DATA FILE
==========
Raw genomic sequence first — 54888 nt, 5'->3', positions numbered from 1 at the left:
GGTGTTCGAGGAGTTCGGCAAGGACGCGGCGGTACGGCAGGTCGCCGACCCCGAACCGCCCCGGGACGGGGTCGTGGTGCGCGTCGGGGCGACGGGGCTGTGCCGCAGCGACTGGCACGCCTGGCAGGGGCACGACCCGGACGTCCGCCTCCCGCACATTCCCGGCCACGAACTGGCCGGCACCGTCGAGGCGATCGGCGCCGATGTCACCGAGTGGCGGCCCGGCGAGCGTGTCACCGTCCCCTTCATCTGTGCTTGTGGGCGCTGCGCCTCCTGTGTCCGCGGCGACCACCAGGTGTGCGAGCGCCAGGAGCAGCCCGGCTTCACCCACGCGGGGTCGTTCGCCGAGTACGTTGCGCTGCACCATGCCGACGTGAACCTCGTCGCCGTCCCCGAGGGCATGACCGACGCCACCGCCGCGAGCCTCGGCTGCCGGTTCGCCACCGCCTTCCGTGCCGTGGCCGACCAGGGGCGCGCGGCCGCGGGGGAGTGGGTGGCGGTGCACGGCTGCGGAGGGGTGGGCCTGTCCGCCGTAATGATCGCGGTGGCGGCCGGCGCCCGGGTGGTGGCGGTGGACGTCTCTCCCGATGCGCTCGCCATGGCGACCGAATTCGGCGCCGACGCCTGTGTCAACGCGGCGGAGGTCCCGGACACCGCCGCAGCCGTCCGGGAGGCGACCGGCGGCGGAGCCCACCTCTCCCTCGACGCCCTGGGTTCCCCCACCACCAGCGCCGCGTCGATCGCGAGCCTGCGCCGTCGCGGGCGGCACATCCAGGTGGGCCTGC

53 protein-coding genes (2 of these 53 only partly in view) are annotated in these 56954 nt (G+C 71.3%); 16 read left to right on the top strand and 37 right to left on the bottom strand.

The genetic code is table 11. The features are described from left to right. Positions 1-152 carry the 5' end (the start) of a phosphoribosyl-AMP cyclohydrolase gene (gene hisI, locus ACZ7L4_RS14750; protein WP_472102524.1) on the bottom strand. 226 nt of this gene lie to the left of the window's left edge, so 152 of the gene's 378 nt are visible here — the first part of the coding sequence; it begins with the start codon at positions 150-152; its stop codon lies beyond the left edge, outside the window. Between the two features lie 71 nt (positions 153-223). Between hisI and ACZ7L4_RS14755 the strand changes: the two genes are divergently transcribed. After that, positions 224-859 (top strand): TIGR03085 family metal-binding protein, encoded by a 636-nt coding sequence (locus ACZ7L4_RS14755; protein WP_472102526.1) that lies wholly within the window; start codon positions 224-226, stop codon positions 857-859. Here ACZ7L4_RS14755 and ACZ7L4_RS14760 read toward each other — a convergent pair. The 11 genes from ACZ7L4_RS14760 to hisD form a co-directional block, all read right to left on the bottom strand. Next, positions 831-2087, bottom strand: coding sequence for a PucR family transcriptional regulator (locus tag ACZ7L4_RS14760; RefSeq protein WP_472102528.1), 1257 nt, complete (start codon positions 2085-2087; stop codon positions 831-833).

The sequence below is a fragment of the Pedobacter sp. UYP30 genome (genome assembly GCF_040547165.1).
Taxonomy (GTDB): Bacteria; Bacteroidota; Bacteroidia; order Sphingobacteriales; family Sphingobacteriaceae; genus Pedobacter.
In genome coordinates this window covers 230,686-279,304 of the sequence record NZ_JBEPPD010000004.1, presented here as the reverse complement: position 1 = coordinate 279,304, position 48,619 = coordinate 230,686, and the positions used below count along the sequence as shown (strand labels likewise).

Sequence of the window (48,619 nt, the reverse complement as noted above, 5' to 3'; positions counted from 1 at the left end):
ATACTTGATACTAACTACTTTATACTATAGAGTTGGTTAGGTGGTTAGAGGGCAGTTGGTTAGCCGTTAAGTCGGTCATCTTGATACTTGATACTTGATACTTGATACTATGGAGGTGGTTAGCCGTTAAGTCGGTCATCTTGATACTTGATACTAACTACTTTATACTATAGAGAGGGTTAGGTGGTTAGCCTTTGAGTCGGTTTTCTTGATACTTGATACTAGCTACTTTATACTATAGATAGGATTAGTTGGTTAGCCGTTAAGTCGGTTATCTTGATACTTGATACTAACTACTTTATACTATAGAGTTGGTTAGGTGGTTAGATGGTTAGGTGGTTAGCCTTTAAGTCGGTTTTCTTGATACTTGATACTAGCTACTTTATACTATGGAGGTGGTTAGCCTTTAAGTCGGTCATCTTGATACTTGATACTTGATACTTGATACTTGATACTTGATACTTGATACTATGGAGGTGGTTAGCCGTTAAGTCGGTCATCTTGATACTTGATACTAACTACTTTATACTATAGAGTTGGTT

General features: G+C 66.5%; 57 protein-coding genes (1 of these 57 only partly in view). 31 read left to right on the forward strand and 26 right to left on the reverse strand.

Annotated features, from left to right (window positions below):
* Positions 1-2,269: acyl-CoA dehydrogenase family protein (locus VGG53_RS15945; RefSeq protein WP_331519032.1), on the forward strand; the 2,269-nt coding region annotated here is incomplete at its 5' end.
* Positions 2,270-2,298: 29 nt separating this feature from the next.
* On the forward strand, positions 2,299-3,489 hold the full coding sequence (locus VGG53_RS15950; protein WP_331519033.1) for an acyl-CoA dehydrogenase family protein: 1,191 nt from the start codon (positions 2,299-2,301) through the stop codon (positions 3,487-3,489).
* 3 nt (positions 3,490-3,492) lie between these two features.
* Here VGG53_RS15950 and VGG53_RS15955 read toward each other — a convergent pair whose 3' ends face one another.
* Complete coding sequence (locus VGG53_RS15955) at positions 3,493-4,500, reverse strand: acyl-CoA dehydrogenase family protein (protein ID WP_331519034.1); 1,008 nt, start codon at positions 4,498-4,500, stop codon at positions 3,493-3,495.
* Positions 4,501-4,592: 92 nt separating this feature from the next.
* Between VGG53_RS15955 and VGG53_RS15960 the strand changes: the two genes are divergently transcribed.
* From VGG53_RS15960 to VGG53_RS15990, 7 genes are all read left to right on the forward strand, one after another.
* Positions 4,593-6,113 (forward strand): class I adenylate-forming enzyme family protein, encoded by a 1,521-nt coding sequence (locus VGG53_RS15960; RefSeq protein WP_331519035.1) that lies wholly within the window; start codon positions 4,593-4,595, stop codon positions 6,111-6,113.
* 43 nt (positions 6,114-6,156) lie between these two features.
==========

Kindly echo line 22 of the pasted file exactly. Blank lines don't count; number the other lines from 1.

* 43 nt (positions 6,114-6,156) lie between these two features.